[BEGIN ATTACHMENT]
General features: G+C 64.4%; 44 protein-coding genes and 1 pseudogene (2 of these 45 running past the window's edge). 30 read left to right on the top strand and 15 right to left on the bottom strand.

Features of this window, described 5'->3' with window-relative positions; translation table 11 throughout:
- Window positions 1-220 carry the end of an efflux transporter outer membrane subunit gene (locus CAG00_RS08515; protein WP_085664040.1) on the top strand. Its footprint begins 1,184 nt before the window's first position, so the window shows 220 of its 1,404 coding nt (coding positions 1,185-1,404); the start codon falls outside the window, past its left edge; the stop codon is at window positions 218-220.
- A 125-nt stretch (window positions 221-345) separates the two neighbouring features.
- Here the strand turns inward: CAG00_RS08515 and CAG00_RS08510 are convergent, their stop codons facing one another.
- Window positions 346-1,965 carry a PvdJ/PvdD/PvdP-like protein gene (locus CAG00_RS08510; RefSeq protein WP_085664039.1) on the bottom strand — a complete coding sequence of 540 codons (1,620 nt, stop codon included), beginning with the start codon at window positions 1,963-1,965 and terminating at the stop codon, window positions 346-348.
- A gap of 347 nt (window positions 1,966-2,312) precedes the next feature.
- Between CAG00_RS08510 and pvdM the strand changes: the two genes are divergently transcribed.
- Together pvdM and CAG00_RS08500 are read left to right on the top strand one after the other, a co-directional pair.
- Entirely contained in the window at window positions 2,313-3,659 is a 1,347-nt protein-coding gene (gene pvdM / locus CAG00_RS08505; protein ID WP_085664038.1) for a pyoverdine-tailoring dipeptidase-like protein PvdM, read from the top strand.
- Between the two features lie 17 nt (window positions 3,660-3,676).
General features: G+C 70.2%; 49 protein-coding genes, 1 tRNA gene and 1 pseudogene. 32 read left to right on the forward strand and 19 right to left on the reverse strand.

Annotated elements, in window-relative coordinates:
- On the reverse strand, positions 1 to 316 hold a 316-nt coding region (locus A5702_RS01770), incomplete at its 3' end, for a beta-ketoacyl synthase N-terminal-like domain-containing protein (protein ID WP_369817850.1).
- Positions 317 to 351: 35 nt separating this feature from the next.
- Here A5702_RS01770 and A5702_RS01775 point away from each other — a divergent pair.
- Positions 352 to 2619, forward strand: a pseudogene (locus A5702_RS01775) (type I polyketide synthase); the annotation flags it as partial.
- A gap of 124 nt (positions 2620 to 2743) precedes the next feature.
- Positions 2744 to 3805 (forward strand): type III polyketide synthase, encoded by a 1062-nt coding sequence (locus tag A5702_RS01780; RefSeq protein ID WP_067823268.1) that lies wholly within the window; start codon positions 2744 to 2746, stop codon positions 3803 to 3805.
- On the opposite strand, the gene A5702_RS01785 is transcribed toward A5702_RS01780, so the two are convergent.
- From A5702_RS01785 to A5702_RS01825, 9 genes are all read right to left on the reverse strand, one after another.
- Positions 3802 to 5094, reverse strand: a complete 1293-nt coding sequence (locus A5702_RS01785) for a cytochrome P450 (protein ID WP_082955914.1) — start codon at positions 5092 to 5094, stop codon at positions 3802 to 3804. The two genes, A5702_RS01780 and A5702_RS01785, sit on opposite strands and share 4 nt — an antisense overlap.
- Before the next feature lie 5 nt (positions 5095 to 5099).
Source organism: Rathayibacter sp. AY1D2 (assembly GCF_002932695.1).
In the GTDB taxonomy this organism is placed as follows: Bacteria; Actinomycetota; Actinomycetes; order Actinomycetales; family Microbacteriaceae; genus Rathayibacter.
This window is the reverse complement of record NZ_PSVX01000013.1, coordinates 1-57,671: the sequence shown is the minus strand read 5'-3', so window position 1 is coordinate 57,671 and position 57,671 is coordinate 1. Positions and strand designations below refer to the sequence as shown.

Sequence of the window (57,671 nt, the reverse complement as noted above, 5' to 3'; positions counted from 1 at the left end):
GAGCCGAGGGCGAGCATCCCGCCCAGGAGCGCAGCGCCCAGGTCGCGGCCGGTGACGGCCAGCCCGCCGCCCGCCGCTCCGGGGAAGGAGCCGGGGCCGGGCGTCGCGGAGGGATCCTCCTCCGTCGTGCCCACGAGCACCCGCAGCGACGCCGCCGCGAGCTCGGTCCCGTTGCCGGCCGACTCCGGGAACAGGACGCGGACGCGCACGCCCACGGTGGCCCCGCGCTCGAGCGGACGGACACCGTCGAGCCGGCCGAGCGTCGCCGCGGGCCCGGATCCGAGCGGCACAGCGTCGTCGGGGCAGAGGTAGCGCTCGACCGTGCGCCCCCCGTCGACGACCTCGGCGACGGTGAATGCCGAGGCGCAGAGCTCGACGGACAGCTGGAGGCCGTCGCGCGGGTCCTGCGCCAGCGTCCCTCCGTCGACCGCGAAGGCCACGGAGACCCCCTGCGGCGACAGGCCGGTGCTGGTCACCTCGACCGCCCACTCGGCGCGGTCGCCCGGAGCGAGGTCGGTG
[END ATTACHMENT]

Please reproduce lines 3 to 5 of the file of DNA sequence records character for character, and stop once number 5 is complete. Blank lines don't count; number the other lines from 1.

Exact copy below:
- Window positions 1-220 carry the end of an efflux transporter outer membrane subunit gene (locus CAG00_RS08515; protein WP_085664040.1) on the top strand. Its footprint begins 1,184 nt before the window's first position, so the window shows 220 of its 1,404 coding nt (coding positions 1,185-1,404); the start codon falls outside the window, past its left edge; the stop codon is at window positions 218-220.
- A 125-nt stretch (window positions 221-345) separates the two neighbouring features.
- Here the strand turns inward: CAG00_RS08515 and CAG00_RS08510 are convergent, their stop codons facing one another.